Does Government Ignore Family Businesses?Wednesday, 4th July 2012
Family businesses inevitably have to deal with the consequences of government policy, but despite making up the majority of businesses in Australia they are too often regarded as the quiet achievers and are forced to follow regulations and tax policies designed for large corporations to their disadvantage. Below is an article as part of my regular column published in Australian Bus and Coach Magazine, where I analyse the relationship between governments and family businesses. David Harland - One of Australias leading experts in the Family Business Sector.
Although around 70% of registered businesses in Australia are family-owned, most family businesses seem to fly under the radar of communities, legislators, and even corporate competitors. Despite employing over 50% of the Australian workforce, they exert a fraction of the influence on policy as their much larger corporate competitors. Family businesses aren’t able to participate in trade delegations nor do they receive massive government subsidies to help them compete against foreign producers.
One of the biggest challenges facing family businesses around the world is a lack of understanding among lawmakers about the specific needs of family businesses. One of the major causes of this limited awareness is that family businesses are quiet achievers that blend into the small and medium sized enterprises (SME) background. While they may share some characteristics with SMEs, family businesses have unique needs and unique challenges – such as succession – that corporations don’t face.
Many family business owners are concerned about the effect that government regulations have on their businesses. A 2010 international survey of family businesses by Pricewaterhouse Coopers found that a majority of respondents want simpler tax regimes and lower taxes, while 56% wanted to see a tougher corporate compliance environment. Many respondents believed that their governments had not done enough to support the business community through the global recession.
In Australia, one of the biggest bones of contention is the heavy price of regulatory compliance. Many compliance regulations have been designed to police large corporations, and are burdensome and costly for smaller businesses to follow; many must hire extra employees or employ outside specialists just to ensure compliance. When times are tight, these extra costs are especially difficult to support and can significantly impact the profitability of a family business. Regulations are rarely reviewed by government agencies once they have been imposed and ineffective regulations continue to be applied. In a dynamic economy, even initially good regulations can become rigid and stultifying, reducing business flexibility, innovation, and competitiveness. Compliance can become especially onerous when regulations:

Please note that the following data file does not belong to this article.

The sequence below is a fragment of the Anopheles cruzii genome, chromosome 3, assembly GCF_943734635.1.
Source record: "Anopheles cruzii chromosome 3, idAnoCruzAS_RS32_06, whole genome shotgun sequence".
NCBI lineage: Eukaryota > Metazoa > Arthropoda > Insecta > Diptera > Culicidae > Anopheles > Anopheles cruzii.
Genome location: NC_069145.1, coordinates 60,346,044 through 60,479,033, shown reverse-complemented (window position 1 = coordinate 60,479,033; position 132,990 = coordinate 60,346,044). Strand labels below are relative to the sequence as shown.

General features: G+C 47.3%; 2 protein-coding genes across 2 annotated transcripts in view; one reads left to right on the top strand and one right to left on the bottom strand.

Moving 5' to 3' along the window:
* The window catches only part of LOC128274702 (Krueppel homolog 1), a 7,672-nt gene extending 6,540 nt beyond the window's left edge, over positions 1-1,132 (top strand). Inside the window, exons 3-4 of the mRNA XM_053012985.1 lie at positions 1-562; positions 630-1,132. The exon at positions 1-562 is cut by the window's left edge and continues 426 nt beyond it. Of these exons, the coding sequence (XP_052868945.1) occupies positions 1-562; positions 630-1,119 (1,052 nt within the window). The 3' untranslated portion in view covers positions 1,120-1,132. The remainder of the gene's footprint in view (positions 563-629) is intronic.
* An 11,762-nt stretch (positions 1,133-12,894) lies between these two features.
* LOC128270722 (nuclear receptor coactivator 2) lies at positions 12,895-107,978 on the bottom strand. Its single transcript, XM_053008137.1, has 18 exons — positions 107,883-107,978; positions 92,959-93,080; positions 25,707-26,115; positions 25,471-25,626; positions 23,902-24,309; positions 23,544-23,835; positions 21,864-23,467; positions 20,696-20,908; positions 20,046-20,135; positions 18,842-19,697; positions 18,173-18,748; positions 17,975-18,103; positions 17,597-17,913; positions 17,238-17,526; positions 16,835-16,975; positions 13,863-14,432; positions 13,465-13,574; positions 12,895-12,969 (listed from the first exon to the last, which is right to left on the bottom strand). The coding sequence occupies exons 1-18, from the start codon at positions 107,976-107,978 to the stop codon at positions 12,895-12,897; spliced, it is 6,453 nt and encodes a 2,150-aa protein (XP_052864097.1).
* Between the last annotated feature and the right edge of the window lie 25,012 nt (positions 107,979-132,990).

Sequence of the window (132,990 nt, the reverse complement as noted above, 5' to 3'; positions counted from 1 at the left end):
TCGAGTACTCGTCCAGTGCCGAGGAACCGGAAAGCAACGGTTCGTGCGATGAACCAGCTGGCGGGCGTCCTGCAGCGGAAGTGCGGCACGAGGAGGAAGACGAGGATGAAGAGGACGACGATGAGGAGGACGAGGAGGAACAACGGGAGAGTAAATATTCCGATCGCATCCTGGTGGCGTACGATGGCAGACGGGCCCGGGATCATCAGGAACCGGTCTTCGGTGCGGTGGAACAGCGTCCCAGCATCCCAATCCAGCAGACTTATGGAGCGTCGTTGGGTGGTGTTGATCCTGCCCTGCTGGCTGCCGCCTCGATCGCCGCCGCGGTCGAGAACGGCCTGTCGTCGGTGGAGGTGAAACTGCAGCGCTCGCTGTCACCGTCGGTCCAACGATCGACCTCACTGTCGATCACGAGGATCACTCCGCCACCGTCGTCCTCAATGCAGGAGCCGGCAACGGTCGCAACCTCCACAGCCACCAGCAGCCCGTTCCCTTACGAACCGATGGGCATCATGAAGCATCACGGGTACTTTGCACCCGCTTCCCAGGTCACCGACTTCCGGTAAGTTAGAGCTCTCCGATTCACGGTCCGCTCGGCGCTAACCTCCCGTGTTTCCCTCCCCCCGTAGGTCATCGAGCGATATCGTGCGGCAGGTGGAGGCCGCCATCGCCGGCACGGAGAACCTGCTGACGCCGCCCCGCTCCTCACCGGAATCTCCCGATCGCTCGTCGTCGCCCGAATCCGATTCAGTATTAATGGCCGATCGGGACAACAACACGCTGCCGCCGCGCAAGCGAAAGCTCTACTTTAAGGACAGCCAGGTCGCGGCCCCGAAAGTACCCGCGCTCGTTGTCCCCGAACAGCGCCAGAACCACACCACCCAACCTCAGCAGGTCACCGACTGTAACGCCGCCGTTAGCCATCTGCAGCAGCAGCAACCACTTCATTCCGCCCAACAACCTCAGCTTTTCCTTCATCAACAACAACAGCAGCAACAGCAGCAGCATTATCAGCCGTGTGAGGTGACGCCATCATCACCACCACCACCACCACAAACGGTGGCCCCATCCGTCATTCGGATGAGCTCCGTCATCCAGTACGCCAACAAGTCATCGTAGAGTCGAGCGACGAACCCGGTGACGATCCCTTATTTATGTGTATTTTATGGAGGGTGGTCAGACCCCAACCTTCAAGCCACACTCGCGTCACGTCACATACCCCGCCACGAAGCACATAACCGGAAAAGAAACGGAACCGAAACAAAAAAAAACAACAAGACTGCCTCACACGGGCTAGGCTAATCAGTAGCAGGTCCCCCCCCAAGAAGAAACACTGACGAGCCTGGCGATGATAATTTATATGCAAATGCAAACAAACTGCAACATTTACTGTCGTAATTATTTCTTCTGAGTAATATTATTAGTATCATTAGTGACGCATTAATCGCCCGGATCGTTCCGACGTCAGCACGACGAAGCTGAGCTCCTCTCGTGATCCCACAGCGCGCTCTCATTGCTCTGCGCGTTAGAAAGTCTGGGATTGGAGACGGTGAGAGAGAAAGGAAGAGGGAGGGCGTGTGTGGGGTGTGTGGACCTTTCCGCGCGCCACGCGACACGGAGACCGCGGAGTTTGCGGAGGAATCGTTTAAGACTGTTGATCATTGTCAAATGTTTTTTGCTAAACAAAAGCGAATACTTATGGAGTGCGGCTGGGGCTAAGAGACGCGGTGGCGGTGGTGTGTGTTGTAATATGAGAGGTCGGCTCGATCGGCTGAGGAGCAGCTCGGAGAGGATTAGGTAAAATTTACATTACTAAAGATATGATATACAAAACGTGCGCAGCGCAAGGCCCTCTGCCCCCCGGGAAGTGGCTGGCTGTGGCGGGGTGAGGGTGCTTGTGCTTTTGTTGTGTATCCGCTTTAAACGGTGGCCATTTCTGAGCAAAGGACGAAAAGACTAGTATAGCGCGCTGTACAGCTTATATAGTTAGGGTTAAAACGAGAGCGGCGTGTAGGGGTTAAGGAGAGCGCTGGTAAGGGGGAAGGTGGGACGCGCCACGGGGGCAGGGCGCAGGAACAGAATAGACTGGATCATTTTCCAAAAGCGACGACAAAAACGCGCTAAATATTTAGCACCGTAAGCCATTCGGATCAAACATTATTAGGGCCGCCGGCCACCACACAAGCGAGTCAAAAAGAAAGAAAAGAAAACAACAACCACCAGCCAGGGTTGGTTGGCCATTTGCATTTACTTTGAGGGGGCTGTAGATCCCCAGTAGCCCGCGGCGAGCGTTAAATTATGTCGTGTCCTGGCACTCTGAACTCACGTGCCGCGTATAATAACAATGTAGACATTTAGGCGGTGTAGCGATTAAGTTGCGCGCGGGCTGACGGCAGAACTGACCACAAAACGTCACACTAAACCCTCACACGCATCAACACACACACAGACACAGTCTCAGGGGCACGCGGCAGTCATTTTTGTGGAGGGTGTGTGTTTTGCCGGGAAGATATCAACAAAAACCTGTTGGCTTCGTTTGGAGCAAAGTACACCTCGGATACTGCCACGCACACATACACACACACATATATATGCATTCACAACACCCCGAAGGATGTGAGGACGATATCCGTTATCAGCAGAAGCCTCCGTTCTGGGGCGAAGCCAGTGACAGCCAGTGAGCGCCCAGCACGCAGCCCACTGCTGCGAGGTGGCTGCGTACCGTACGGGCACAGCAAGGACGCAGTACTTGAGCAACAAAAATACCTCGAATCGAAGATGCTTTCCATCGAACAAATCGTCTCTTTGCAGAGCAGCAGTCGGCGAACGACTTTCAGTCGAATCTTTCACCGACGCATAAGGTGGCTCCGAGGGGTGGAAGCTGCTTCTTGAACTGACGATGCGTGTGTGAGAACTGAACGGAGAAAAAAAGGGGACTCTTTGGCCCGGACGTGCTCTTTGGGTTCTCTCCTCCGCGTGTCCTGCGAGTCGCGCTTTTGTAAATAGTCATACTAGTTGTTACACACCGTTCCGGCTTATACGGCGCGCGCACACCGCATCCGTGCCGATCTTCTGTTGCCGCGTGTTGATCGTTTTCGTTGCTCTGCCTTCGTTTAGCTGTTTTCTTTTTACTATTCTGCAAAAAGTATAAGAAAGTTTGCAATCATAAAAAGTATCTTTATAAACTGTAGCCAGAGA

- Require an unnecessarily high frequency of reporting or duplicate reporting;
- Overlaps or contains inconsistencies between jurisdictions;
- Are redundant or no longer justified by policy intent or economic reality.
The taxation policies of many countries can also hinder the growth and development of family businesses. Australia’s taxation system (like that of most developed countries) discriminates in favour of debt financing by allowing the deduction of interest expense but not the costs of equity financing. Since family businesses often fund growth through retained earnings (as opposed to taking on debt), this system can leave them at a grave disadvantage with respect to their corporate competitors. Owners of family businesses often tend to be reluctant to fund growth through instruments that erode their control of the business or may prove difficult to pay back. They typically fund growth through internally available business or family funds, followed by debt financing, and lastly through external investors. A solution for government might be to expand the preferential treatment given to debt financing to equity as well so that family businesses are not penalized for funding growth in different ways.
What Can Family Businesses Do?
For family business leaders to be able to effectively influence public policy, they must engage in a collaborative effort with other stakeholders across multiple fronts. In order to initiate change, lawmakers must be made to understand why a change is needed, and what action needs to be taken to create that change. Family businesses can suffer a problem of legitimacy; for lawmakers to be willing to listen to family firm representatives, legitimacy must be established through developing coalitions of business representatives, family business advisors, and scholars.
A simple way to start raising the visibility of your business is to get to know local lawmakers, and introduce them to family businesses among their constituents, demonstrating both the economic contributions made by family businesses and the unique challenges they face.
Family business leaders who wish to influence local and national government policies regarding family businesses should:
- Join Family Business Australia, our national advocacy and education organization;
- Take an active role in your community business organizations to build understanding of the special character of family businesses;
- Become an active community member and show customers and local residents the human face behind your business;
- Contact with your local council, State and Federal representatives and let them know that you vote!